Here's What to See at the St. Louis International Film Festival

Gloriously mundane family foibles jockey with sociopolitical hazards in Jafar Panâhi’s Hit the Road.
Gloriously mundane family foibles jockey with sociopolitical hazards in Jafar Panâhi’s Hit the Road. COURTESY SLIFF

Over the past eighteen months of pandemic times, restaurants have closed, bars have shuttered and local hangouts have hung on by a thread. Many nights a quiet eeriness looms over the Delmar Loop — and not just because it's Halloween season. Its marquee dimmed, its ticket booth vacant, the landmark Tivoli Theatre seems suddenly a bit ... haunted. For decades, St. Louisans attended the cinema's indie and arthouse films in droves; the lobby was the rare place you might run into your boss, your ex or your best friend's father (hopefully, not all the same person). Purchased by the One Family Church last spring, the theater has yet to open its doors to the public. November 4 through 21, that all changes.

At this year's 30th annual Whitaker St. Louis International Film Festival (SLIFF), the trio of Tivoli screens will glow once more as the main venue for a rich selection of narrative and documentary features, along with an array of Q & As and in-person events. While many of the over 400 films on offer will also be available virtually — and in person at Washington University's Brown Auditorium, Webster University's Winifred Moore Auditorium, St. Louis Public Library's Central Library auditorium, and the Contemporary Art Museum in Grand Center — the Tivoli will reign again as cinema supreme, at least for cinephiles eager to wear a mask and furnish proof of full COVID-19 vaccination.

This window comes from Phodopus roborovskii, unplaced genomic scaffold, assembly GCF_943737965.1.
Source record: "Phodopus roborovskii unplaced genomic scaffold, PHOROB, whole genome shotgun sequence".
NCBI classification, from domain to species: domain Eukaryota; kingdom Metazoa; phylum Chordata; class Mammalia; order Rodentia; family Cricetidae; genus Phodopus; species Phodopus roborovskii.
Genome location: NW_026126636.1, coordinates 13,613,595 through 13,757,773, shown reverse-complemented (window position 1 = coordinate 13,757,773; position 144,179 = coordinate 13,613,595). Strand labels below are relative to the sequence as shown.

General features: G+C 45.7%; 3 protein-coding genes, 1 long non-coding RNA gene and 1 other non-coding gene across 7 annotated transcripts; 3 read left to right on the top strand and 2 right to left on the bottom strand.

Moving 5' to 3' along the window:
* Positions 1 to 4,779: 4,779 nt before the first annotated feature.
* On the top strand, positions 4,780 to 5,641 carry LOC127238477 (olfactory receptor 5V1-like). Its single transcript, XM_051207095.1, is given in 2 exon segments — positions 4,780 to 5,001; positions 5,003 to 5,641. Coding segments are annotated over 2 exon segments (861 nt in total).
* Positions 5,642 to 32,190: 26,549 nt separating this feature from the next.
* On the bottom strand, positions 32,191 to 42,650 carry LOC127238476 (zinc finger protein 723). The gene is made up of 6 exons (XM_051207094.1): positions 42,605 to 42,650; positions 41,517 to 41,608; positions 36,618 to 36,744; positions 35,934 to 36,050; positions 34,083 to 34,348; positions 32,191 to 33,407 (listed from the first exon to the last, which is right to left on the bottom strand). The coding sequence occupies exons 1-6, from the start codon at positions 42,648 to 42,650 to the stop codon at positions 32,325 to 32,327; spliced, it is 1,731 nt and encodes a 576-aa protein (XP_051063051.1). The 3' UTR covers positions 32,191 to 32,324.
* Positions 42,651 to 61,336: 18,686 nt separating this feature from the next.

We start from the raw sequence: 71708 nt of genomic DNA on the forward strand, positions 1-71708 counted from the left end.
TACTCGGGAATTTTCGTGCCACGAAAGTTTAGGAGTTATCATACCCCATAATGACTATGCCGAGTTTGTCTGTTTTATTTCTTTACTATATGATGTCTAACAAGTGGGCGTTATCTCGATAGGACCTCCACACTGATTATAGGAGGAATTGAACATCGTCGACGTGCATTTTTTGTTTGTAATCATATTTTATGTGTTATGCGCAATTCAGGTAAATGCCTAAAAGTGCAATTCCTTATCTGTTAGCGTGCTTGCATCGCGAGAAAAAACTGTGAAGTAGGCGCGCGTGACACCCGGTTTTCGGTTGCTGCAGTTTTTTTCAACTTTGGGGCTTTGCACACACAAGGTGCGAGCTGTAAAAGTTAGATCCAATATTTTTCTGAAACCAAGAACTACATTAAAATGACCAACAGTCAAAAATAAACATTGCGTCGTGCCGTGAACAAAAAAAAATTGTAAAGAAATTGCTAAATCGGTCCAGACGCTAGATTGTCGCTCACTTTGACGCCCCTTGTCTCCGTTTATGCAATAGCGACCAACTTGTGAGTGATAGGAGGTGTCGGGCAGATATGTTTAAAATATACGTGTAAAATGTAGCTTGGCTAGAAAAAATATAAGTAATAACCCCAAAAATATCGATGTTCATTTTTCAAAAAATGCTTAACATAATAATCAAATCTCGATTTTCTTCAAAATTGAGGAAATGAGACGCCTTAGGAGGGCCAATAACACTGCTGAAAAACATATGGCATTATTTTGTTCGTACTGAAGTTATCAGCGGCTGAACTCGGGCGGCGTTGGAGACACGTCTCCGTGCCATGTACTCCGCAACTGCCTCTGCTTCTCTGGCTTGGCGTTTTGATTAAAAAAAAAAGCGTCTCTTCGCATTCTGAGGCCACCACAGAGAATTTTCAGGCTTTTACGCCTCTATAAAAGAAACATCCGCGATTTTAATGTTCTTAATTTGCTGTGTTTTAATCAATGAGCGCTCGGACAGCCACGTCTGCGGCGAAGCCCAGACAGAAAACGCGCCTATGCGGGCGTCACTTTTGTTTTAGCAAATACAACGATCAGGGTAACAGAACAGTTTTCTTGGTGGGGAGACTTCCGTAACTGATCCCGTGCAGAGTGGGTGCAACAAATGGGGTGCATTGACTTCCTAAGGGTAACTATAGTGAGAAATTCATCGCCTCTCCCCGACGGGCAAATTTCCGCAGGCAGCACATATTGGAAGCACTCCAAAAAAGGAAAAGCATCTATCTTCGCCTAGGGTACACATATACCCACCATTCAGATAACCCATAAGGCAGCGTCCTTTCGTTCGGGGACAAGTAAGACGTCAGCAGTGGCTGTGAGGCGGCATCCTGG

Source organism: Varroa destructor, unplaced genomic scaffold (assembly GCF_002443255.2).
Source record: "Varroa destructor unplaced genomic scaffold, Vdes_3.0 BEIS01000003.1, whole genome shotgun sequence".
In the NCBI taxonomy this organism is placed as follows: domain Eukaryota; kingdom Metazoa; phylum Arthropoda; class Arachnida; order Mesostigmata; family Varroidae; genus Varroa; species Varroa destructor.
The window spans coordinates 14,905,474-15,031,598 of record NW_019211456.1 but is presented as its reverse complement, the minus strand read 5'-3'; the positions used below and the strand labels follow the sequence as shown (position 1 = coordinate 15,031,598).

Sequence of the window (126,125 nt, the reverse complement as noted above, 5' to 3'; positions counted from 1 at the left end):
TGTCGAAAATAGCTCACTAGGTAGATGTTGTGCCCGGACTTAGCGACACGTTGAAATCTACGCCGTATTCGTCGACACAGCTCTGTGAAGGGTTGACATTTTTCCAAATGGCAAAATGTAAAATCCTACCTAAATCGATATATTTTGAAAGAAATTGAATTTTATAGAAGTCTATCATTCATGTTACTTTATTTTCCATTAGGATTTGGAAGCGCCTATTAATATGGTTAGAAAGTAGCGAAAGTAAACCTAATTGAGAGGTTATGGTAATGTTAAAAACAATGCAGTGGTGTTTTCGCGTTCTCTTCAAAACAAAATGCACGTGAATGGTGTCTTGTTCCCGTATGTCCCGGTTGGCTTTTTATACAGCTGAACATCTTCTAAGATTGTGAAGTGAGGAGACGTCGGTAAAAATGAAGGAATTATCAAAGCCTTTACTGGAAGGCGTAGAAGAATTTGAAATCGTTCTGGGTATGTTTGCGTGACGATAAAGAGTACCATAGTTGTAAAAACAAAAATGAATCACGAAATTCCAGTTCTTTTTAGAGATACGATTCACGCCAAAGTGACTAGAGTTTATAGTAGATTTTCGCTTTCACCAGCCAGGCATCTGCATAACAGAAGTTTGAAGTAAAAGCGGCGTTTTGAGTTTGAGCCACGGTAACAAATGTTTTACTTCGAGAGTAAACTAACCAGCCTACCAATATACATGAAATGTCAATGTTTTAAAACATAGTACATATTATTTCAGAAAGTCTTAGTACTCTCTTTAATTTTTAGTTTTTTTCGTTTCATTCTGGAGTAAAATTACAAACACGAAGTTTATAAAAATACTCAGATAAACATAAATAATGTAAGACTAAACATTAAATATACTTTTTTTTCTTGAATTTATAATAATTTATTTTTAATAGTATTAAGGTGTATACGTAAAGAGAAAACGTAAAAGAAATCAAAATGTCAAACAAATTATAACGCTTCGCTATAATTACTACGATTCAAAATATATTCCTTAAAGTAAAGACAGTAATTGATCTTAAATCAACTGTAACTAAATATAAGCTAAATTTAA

Per usual, SLIFF brings to the region the best of the best films (and filmmakers) from around the world, and even a selective overview of the standout titles would exceed the pages of any alt-weekly. That said, based on hours of film-watching, directorial knowledge and my own admitted idiosyncrasies, I humbly offer the following as this year's highlights (all screening at the Tivoli).

click to enlarge Kenneth Branagh mines his own Irish past in Belfast. - COURTESY SLIFF
Kenneth Branagh mines his own Irish past in Belfast.

Narrative Feature

Belfast (Friday, Nov. 5): Written and directed by prestige-film heartthrob Kenneth Branagh, Belfast explores the Troubles of Northern Ireland from the semi-autobiographical vantage of Branagh as a boy. The sometimes sentimental trappings are more than balanced by gorgeous black-and-white cinematography and a score from Belfast's very own Van Morrison.